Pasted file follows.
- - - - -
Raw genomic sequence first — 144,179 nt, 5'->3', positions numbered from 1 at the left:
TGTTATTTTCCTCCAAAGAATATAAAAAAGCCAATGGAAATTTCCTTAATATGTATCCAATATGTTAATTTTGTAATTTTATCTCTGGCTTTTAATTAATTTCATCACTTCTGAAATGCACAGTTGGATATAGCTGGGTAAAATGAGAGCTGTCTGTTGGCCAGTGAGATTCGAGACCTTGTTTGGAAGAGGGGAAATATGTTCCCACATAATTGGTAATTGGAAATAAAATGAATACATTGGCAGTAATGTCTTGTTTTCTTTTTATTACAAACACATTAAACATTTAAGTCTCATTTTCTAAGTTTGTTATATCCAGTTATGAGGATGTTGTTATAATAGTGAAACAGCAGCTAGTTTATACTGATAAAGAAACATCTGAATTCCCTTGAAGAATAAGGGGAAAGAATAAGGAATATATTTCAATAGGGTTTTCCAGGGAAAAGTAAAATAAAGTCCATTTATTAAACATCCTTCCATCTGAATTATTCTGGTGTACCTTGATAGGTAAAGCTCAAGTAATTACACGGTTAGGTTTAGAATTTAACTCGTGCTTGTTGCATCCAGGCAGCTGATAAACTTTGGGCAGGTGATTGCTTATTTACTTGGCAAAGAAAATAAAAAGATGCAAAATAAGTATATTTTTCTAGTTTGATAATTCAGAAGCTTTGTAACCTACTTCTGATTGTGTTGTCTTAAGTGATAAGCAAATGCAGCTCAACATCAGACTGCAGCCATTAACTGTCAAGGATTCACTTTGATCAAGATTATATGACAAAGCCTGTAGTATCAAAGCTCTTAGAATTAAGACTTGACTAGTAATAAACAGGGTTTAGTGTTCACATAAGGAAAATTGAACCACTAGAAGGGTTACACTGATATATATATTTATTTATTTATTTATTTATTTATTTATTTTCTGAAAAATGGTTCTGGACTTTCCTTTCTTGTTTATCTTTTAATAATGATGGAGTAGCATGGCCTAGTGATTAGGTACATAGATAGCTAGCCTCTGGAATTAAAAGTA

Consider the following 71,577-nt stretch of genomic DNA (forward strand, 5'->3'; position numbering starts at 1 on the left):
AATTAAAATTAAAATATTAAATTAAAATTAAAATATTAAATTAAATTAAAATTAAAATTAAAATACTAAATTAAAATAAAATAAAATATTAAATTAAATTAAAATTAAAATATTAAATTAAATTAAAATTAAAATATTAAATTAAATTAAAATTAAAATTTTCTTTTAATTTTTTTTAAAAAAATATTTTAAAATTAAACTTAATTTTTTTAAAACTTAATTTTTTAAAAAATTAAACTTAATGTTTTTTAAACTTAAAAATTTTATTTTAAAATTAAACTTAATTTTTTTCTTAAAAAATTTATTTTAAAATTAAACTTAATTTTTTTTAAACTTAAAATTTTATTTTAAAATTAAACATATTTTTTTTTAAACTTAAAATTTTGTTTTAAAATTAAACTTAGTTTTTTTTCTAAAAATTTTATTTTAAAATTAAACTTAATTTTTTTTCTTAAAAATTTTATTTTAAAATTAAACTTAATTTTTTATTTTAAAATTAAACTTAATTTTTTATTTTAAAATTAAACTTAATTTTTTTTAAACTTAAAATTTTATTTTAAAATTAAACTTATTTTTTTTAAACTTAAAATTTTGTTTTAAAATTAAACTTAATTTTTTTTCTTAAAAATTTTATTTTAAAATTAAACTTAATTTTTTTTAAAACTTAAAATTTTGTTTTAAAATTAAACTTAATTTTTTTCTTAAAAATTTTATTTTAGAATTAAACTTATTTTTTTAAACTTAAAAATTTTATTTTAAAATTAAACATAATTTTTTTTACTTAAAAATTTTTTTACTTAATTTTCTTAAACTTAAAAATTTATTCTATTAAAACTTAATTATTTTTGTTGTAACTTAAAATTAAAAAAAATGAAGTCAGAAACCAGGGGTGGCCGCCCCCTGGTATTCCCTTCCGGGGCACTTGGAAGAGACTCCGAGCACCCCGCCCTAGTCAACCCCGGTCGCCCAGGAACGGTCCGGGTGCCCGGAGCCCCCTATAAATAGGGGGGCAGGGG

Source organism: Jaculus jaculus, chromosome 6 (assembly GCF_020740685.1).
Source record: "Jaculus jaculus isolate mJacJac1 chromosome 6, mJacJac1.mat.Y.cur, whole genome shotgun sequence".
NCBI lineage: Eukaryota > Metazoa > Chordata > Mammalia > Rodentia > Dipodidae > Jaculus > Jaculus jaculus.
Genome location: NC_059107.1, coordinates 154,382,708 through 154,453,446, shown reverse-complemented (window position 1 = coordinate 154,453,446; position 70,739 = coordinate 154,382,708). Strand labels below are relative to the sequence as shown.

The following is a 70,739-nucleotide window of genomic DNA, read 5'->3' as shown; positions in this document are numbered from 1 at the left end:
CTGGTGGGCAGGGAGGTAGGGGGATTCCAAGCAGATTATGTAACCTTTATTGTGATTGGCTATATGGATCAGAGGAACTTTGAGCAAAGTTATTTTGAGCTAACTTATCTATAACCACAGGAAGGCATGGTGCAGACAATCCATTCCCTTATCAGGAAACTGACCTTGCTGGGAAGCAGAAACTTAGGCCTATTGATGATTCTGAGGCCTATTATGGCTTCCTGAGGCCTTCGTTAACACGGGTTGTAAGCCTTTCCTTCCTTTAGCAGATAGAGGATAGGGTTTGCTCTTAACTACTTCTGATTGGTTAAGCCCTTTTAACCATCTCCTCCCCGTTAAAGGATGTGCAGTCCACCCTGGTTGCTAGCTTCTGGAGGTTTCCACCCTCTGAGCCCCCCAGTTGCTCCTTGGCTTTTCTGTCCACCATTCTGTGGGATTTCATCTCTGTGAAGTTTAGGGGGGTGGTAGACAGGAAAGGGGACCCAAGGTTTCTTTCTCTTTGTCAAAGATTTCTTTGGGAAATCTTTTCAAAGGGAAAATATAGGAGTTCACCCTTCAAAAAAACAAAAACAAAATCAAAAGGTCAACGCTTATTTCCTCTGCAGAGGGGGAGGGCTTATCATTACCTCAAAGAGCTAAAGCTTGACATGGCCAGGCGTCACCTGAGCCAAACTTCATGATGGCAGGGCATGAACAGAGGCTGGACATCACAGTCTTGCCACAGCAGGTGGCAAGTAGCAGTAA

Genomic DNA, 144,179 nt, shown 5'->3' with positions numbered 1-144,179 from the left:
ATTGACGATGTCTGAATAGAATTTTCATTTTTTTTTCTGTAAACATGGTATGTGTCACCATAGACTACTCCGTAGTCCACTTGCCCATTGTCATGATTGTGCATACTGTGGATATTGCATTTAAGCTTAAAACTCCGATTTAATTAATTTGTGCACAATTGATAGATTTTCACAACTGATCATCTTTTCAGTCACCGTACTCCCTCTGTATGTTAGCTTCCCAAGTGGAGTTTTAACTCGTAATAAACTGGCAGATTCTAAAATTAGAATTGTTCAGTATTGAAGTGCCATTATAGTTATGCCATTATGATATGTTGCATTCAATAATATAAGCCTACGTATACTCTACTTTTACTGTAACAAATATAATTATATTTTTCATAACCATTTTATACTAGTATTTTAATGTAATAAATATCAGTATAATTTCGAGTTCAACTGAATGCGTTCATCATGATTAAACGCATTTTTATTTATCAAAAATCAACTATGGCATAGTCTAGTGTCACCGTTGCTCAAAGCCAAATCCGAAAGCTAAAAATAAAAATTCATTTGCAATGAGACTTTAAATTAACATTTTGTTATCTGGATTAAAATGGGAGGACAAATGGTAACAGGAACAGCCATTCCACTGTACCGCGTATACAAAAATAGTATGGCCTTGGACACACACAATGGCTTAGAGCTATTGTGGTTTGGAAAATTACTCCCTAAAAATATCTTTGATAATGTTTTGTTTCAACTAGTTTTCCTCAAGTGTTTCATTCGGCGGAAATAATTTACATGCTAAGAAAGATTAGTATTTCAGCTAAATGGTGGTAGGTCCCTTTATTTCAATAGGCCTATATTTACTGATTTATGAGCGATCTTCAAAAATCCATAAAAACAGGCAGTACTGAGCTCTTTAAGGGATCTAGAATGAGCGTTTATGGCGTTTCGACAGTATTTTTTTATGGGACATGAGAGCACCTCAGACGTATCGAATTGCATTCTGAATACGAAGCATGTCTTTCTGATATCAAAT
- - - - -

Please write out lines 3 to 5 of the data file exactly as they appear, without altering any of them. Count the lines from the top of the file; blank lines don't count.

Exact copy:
Consider the following 71,577-nt stretch of genomic DNA (forward strand, 5'->3'; position numbering starts at 1 on the left):
AATTAAAATTAAAATATTAAATTAAAATTAAAATATTAAATTAAATTAAAATTAAAATTAAAATACTAAATTAAAATAAAATAAAATATTAAATTAAATTAAAATTAAAATATTAAATTAAATTAAAATTAAAATATTAAATTAAATTAAAATTAAAATTTTCTTTTAATTTTTTTTAAAAAAATATTTTAAAATTAAACTTAATTTTTTTAAAACTTAATTTTTTAAAAAATTAAACTTAATGTTTTTTAAACTTAAAAATTTTATTTTAAAATTAAACTTAATTTTTTTCTTAAAAAATTTATTTTAAAATTAAACTTAATTTTTTTTAAACTTAAAATTTTATTTTAAAATTAAACATATTTTTTTTTAAACTTAAAATTTTGTTTTAAAATTAAACTTAGTTTTTTTTCTAAAAATTTTATTTTAAAATTAAACTTAATTTTTTTTCTTAAAAATTTTATTTTAAAATTAAACTTAATTTTTTATTTTAAAATTAAACTTAATTTTTTATTTTAAAATTAAACTTAATTTTTTTTAAACTTAAAATTTTATTTTAAAATTAAACTTATTTTTTTTAAACTTAAAATTTTGTTTTAAAATTAAACTTAATTTTTTTTCTTAAAAATTTTATTTTAAAATTAAACTTAATTTTTTTTAAAACTTAAAATTTTGTTTTAAAATTAAACTTAATTTTTTTCTTAAAAATTTTATTTTAGAATTAAACTTATTTTTTTAAACTTAAAAATTTTATTTTAAAATTAAACATAATTTTTTTTACTTAAAAATTTTTTTACTTAATTTTCTTAAACTTAAAAATTTATTCTATTAAAACTTAATTATTTTTGTTGTAACTTAAAATTAAAAAAAATGAAGTCAGAAACCAGGGGTGGCCGCCCCCTGGTATTCCCTTCCGGGGCACTTGGAAGAGACTCCGAGCACCCCGCCCTAGTCAACCCCGGTCGCCCAGGAACGGTCCGGGTGCCCGGAGCCCCCTATAAATAGGGGGGCAGGGG

Source organism: Jaculus jaculus, chromosome 6 (assembly GCF_020740685.1).